JEREMY Kyle fans are worried what security guard Big Steve will do now that it has been axed.
ITV cancelled the popular chat show after guest Steve Dymond, 63, killed himself after apparently failing a lie test.
The bouncer is one of the few members of crew seen on screen other than Jeremy, and his firm but fair approach won him favour with viewers.
When things got out of control, he wrestled guests to the floor, comforted emotional participants and calmed down heated guests.
One fan said on Wednesday after the news he was out of a job was announced: "Ooooh What's going to happen to Big Steve #JeremyKyle"
Another remarked: "Please can ITV ensure finding a suitable replacement job role for Big Steve is an urgent priority!!"
And one more said: "Can’t believe @ITVJeremyKyle has been cancelled ?what will big Steve do now! Nobody was forced to do the show"
Shaken Jeremy Kyle staff have been left devastated by the lack of support they've received following the death of a guest.
The Sun has revealed how the staff feel they've been "hung out to dry" and employees have slammed the show for providing no aftercare as they come to terms with the tragedy.
Social media accounts for The Jeremy Kyle Show have been shut down after the show was cancelled by ITV.
WHAT WE KNOW SO FAR
- The Jeremy Kyle Show has been axed by ITV after 14 years
- It was scrapped permanently after guest Steve Dymond died from an overdose
- His son Carl said he was left distraught after Kyle "ripped into him"
- Other guests revealed how the show had "ruined" their lives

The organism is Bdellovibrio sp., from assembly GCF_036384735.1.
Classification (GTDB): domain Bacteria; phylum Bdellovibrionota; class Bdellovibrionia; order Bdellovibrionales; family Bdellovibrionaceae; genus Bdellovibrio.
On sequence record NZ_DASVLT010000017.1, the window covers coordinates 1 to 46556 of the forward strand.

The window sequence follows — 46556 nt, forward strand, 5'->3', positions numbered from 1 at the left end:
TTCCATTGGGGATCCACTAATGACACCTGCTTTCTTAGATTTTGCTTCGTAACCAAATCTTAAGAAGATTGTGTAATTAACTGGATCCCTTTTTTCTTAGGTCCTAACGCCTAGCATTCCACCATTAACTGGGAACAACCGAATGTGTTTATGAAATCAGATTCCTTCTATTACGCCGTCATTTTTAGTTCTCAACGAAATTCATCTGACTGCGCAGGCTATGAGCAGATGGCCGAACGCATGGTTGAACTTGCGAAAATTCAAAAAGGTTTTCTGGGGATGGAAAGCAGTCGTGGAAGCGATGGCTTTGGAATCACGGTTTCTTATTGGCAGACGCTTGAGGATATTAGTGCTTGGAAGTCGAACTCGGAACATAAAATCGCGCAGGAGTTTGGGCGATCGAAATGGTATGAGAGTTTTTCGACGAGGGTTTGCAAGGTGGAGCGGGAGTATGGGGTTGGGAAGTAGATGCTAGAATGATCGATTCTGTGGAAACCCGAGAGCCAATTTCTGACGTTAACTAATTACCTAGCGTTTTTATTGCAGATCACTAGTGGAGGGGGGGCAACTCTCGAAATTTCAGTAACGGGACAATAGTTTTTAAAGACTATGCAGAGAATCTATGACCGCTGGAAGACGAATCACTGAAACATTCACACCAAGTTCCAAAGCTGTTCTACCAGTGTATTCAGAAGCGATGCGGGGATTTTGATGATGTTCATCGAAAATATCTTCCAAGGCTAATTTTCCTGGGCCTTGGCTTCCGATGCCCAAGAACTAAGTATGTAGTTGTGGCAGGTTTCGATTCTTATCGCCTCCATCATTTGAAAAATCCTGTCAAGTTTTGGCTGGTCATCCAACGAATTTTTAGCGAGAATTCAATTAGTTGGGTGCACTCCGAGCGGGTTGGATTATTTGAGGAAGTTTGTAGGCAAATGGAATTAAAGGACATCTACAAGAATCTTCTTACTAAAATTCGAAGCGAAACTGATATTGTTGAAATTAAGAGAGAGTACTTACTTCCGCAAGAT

- A leaked email revealed ITV bosses had wanted to "protect" the show
- Theresa May described the crisis as "deeply concerning"
The programme's Facebook and Instagram pages were no longer visible, while the Twitter account, which has more than 380,000 followers, was protected, meaning the tweets were no longer visible.
Reality TV bosses now face a House of Commons probe after the show was axed. Top MPs will investigate whether telly shows are endangering participants by failing to support those with mental health issues.
Mr Dymond, 63, appeared on the show in a bid to prove his innocence after he was accused of being unfaithful by girlfriend, Jane Callaghan.But he failed a lie-detector test and the couple split shortly after the recording.
Ten days later, he took his own life.
The insider said low level jobs on the show were commonly viewed as a gateway into the TV industry but because of the extreme pressure, turnover was high.
They continued: "There really was a problem with turnover. Some people couldn't deal with the demanding nature of the show and took issue with the ethical side of things."
Host Kyle, 53, hasn't spoken publicly since news of the tragedy broke but The Sun revealed last night how he feared ITV was making him a scapegoat.
The Sun Online has contacted an ITV representative for comment.
YOU'RE NOT ALONE
EVERY 90 minutes in the UK a life is lost to suicide.
It doesn't discriminate, touching the lives of people in every corner of society – from the homeless and unemployed to builders and doctors, reality stars and footballers.
It's the biggest killer of people under the age of 35, more deadly than cancer and car crashes.
And men are three times more likely to take their own life than women.
Yet it's rarely spoken of, a taboo that threatens to continue its deadly rampage unless we all stop and take notice, now.
That is why The Sun launched the You're Not Alone campaign.
The aim is that by sharing practical advice, raising awareness and breaking down the barriers people face when talking about their mental health, we can all do our bit to help save lives.
Let's all vow to ask for help when we need it, and listen out for others… You're Not Alone.
If you, or anyone you know, needs help dealing with mental health problems, the following organisations provide support:
- CALM, www.thecalmzone.net, 0800 585 858
- Heads Together, www.headstogether.org.uk
- Mind, www.mind.org.uk, 0300 123 3393
- Papyrus, www.papyrus-uk.org, 0800 068 41 41
- Samaritans, www.samaritans.org, 116 123
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